A Maverick’s Defense of Freedom
OCTOBER 26, 2011 by JOSHUA C. HALL
The Liberty Fund catalog is filled with excellent books on American history, economics, and philosophy. As a Public Choice economist I have benefited tremendously from its publication of the collected works of James Buchanan. While I already owned several of his books, the opportunity to purchase all his books and articles at once saved me time hunting them down.
Benjamin Rogge’s A Maverick’s Defense of Freedom is valuable for a different reason. Absent Dwight Lee’s decision to edit the volume and Liberty Fund’s to publish it, I probably would have had no way to read most of this material. That is, assuming I even knew of its existence, which is unlikely because most of the 57 articles, essays, and speeches in this book have never been published before. Given the important role Rogge played in classical liberalism in America during his lifetime (he served on the boards of both FEE and Liberty Fund), the value of this volume to students of liberty is tremendous.
First and foremost, Rogge was a teacher. He began teaching at Wabash College in 1949 and taught there until his untimely death in 1980. Rogge took seriously the notion that academics should try to educate beyond the classroom. He wrote opinion pieces in the Wall Street Journal and Indianapolis Star, gave speeches at home and abroad, and even narrated the film The Incredible Bread Machine. The wide variety of speeches—given to different audiences—contained in this volume provide the reader a great sense of Rogge’s abilities as a communicator of economic ideas. I will frequently look to these speeches for inspiration and insight into how to best reach an audience.
Lee has superbly organized these pieces into six broad areas: liberty and personal responsibility, the role of economists in a free society, the connection between education and liberty, microeconomics, macroeconomics, and foreign policy. The final three sections are primarily useful as excellent illustrations of basic economic thinking applied to policy issues such as inflation, unemployment, and energy security. Although the details today may be different, the solutions are still the same. Rogge’s clarity in making the case for sound economics and limited government is without peer and thus ripe for imitation.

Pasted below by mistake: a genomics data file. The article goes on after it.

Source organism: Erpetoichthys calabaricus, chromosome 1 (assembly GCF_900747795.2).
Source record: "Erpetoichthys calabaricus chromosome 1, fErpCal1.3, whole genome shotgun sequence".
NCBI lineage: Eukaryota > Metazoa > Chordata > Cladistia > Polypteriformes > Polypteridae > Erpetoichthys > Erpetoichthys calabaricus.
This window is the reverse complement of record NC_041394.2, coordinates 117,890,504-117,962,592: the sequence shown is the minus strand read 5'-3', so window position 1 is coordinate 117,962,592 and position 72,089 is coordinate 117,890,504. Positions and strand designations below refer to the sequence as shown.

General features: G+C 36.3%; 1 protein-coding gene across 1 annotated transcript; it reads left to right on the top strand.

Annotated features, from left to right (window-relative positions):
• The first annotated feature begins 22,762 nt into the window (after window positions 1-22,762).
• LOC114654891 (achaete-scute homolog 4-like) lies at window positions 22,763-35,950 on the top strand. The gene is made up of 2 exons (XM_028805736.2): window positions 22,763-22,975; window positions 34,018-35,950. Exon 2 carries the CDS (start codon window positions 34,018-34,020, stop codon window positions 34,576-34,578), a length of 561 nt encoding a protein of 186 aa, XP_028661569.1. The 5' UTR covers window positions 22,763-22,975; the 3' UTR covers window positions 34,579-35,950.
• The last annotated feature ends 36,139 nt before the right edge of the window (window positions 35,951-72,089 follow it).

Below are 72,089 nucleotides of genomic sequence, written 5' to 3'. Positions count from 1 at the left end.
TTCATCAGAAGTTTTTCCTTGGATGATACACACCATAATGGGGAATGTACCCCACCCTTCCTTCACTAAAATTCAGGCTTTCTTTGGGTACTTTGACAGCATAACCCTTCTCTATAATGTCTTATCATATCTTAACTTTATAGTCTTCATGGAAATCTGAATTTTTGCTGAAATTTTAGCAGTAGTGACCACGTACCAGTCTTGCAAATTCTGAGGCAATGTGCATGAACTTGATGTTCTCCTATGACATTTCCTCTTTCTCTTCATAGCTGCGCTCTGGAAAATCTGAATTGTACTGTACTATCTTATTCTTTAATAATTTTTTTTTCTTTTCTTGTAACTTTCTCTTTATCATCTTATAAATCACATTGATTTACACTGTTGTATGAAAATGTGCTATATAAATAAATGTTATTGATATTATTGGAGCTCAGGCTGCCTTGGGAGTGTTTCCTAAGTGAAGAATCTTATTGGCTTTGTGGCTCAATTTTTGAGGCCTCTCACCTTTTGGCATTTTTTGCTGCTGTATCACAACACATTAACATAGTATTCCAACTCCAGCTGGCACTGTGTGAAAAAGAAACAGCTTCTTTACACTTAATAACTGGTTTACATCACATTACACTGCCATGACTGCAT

The first three sections are indispensable reading for anyone interested in “the freedom philosophy.” In them Rogge deals with core issues related to liberty, and a common theme is the importance of personal responsibility in building and maintaining a free society. For example, in an undated speech titled “Voluntary Organizations in a Free Society,” Rogge makes the case that voluntary organizations are an important bulwark against the growth of the government. As he puts it, “Every function well handled by private, voluntary action is an island of defense against further government encroachment in our lives.”
For me the best part of the book was the section on the role of education in a free society. In addition to including the entirety of Rogge’s classic essay with Pierre Goodrich on “Education in a Free Society,” this section also includes Rogge’s views on the financing and administration of higher education and the role of students, businessmen, and public intellectuals in the educational process. Anyone interested in today’s higher education reform debates would benefit from reading this section, which highlights an important issue rarely discussed today: personal responsibility by consumers of education.
At the center of Rogge’s view of education is a student who is developing and taking more and more responsibility for his or her actions. For example, in a convocation speech at a private school in Indianapolis, Rogge pointed out the importance of student agency: “Each student controls the doors to his own mind, and if he keeps those doors closed, there is little the teacher can do to penetrate into the interior.” He then goes on to argue that the school’s success will be defined by whether it can get students to take responsibility for their own education. I suspect that today’s “helicopter parents” and infantilized teenagers would recoil at the practical implications of Rogge’s message. It is a message, however, that parents and students need to understand if colleges and universities are going to return to being places of learning and open inquiry, not just nice places to spend four (or six) years of your life.
I have only briefly touched on the large number of topics and themes covered in this volume. All that I can say is that Rogge’s articulation and application of economics toward our understanding of a free society is as clear and important as it was when he first wrote each piece. I cannot recommend this book enough.